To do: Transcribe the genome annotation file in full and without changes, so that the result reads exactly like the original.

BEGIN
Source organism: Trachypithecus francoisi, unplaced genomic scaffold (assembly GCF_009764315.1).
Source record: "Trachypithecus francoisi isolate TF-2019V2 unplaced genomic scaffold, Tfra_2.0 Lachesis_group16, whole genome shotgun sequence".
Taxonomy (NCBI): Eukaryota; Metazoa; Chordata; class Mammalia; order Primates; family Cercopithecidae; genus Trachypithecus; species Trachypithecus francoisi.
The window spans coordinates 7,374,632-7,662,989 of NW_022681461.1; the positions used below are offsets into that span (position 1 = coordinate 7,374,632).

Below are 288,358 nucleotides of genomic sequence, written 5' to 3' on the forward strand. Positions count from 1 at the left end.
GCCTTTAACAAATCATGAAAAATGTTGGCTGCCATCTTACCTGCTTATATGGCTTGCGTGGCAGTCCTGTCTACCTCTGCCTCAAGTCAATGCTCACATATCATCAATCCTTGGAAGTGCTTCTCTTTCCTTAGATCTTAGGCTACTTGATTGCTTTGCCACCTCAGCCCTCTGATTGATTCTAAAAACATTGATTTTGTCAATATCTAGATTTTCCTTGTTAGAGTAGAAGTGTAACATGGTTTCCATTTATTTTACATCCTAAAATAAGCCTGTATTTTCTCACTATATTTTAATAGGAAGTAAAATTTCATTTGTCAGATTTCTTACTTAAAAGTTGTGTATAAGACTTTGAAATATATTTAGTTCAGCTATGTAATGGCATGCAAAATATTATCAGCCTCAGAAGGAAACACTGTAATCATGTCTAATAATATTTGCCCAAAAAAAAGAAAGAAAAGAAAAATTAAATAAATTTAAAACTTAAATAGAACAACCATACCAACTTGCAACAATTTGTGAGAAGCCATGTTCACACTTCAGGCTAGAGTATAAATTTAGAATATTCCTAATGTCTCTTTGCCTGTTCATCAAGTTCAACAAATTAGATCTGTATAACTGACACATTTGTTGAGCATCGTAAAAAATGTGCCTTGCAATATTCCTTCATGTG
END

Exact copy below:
Source organism: Trachypithecus francoisi, unplaced genomic scaffold (assembly GCF_009764315.1).
Source record: "Trachypithecus francoisi isolate TF-2019V2 unplaced genomic scaffold, Tfra_2.0 Lachesis_group16, whole genome shotgun sequence".
Taxonomy (NCBI): Eukaryota; Metazoa; Chordata; class Mammalia; order Primates; family Cercopithecidae; genus Trachypithecus; species Trachypithecus francoisi.
The window spans coordinates 7,374,632-7,662,989 of NW_022681461.1; the positions used below are offsets into that span (position 1 = coordinate 7,374,632).

Below are 288,358 nucleotides of genomic sequence, written 5' to 3' on the forward strand. Positions count from 1 at the left end.
GCCTTTAACAAATCATGAAAAATGTTGGCTGCCATCTTACCTGCTTATATGGCTTGCGTGGCAGTCCTGTCTACCTCTGCCTCAAGTCAATGCTCACATATCATCAATCCTTGGAAGTGCTTCTCTTTCCTTAGATCTTAGGCTACTTGATTGCTTTGCCACCTCAGCCCTCTGATTGATTCTAAAAACATTGATTTTGTCAATATCTAGATTTTCCTTGTTAGAGTAGAAGTGTAACATGGTTTCCATTTATTTTACATCCTAAAATAAGCCTGTATTTTCTCACTATATTTTAATAGGAAGTAAAATTTCATTTGTCAGATTTCTTACTTAAAAGTTGTGTATAAGACTTTGAAATATATTTAGTTCAGCTATGTAATGGCATGCAAAATATTATCAGCCTCAGAAGGAAACACTGTAATCATGTCTAATAATATTTGCCCAAAAAAAAGAAAGAAAAGAAAAATTAAATAAATTTAAAACTTAAATAGAACAACCATACCAACTTGCAACAATTTGTGAGAAGCCATGTTCACACTTCAGGCTAGAGTATAAATTTAGAATATTCCTAATGTCTCTTTGCCTGTTCATCAAGTTCAACAAATTAGATCTGTATAACTGACACATTTGTTGAGCATCGTAAAAAATGTGCCTTGCAATATTCCTTCATGTG